As with any ANU course, you are able to apply for special assessment consideration.
One final thing—the marks for the major project and the final exam are generally released too late for this process to happen before final marks/grades are released. Don’t panic—you can still get in touch with the convenor as usual, and changes to marks/grades can be made after the fact if necessary, although (as usual) only if there’s been significant errors in the marking process. Thanks for your patience.
If you receive a PX grade you are eligible for supplementary assessment. The assessment item may be an assignment, a written exam, an in-lab test, or an oral exam. If you pass this supplementary assessment item you will receive a PS grade and a mark of 50. If you fail, you will receive a grade of N and a mark of 44.
Supplementary assessment (e.g. deferred exams) may happen after the course is finished—make sure you keep checking your emails over the break so we can let you know the details.
At the ANU we take academic integrity seriously. There are several different aspects to academic integrity, and several different types of academic misconduct. In COMP1720/6720 all the ANU academic integrity rules apply.
All your submitted work is assumed to be entirely your own work. Besides forbidding any direct copies, this also means that no part of your submission is inspired by, based on or a re-formulation of work by somebody else. Re-formulating the work of somebody else is actually worse, because (in addition to plagiarism) it shows a clear intent to deceive.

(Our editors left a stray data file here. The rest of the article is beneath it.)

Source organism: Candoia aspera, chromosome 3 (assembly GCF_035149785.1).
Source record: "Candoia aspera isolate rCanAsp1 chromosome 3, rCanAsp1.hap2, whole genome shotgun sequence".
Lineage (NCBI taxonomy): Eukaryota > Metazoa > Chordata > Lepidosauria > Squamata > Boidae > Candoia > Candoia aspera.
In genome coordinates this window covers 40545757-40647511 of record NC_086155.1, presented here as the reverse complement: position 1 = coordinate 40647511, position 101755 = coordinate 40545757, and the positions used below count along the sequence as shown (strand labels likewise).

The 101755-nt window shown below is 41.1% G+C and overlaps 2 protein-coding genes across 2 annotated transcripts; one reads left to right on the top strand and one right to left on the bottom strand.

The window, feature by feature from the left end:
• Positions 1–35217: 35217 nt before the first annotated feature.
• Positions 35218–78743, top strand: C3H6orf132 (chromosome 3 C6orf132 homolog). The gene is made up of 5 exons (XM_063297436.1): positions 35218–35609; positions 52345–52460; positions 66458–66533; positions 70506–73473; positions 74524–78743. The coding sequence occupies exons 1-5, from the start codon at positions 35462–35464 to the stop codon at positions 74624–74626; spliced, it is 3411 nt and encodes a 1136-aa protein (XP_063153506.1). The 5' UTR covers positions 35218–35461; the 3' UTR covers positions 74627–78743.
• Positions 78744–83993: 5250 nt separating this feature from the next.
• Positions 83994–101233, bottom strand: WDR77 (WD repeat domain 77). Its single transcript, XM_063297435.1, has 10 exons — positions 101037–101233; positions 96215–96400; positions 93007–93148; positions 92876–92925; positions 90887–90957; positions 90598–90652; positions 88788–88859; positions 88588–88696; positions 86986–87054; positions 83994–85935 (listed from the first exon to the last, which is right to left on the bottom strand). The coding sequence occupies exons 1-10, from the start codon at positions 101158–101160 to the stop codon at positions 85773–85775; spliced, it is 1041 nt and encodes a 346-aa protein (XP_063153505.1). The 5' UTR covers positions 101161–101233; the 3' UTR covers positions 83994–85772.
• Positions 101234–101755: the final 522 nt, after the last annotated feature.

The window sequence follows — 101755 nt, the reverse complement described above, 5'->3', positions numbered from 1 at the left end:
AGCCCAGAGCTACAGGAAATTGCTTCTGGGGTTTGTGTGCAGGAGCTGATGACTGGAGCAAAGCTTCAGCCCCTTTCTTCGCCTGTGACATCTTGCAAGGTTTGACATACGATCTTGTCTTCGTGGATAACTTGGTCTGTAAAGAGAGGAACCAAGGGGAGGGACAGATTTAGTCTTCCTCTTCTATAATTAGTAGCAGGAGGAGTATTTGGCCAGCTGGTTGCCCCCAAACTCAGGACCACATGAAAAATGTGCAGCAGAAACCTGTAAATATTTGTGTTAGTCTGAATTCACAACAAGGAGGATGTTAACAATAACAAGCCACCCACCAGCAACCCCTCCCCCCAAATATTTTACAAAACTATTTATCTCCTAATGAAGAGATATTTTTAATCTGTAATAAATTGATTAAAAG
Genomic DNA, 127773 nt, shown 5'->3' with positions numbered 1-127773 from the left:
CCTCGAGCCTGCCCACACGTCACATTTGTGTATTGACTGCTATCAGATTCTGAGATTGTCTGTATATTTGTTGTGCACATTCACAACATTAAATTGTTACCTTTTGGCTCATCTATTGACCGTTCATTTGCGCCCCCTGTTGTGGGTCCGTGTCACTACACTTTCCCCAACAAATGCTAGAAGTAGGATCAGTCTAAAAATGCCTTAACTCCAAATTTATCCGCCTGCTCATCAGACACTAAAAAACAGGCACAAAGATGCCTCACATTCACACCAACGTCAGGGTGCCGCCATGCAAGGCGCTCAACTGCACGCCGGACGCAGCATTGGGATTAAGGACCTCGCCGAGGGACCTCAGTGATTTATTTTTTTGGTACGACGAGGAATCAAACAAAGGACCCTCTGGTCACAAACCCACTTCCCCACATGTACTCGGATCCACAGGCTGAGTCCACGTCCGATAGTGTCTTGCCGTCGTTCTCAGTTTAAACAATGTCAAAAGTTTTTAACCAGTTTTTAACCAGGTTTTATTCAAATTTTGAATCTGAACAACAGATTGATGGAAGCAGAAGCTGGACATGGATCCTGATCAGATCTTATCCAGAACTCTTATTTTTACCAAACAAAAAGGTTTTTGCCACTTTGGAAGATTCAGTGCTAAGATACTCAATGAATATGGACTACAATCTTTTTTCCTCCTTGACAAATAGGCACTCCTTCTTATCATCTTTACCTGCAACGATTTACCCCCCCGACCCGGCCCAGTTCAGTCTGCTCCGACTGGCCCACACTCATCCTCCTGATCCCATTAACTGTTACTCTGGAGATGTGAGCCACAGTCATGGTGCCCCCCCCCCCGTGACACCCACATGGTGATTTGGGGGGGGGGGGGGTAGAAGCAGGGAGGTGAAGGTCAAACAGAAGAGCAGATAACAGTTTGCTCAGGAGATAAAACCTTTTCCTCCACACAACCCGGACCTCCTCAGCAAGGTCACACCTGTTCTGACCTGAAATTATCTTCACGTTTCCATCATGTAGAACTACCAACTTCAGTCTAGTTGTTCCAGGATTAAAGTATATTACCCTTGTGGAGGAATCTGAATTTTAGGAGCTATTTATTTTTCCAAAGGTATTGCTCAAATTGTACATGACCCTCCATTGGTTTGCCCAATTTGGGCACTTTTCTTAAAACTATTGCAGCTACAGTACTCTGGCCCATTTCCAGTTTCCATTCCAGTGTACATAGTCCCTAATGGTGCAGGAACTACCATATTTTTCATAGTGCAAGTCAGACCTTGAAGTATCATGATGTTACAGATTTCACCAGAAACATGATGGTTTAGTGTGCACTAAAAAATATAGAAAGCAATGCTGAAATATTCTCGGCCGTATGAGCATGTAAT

If your work has been inspired by something else (e.g. a classmate, or something you found on the web) you must indicate this in the statement of originality which you’ll submit alongside every assignment (including the major project). This gives you a place to clearly indicate your sources. Obviously you will not receive the highest mark if all of your work comes from somewhere else, but by indicating all sources clearly you won’t be guilty of academic misconduct. Failure to indicate any of your inspirations, sources, or collaboration partners will be regarded as an intent to deceive.
You are expected to be able to explain and defend any submitted assessment item. The course convener can conduct or initiate an additional interview about any submitted assessment item for any student. If there is a significant discrepancy between the two forms of assessment (e.g. if you clearly don’t understand the code that you submitted) it will be automatically treated as a case of suspected academic misconduct.
These rules are not at odds with being resourceful and working collaboratively—you should discuss your work in this course with others taking the class. However, you must never misrepresent the work of others as your own.
If you break any of these rules, it’s very likely you’ll get caught—we’re pretty good at finding this stuff out. The consequences of plagiarism are much worse than a bad mark on an assignment and we (the lecturers and tutors) don’t enjoy being a part of it any more than you do. Please help to make this a course which focuses entirely on the learning process and not on detecting misconduct.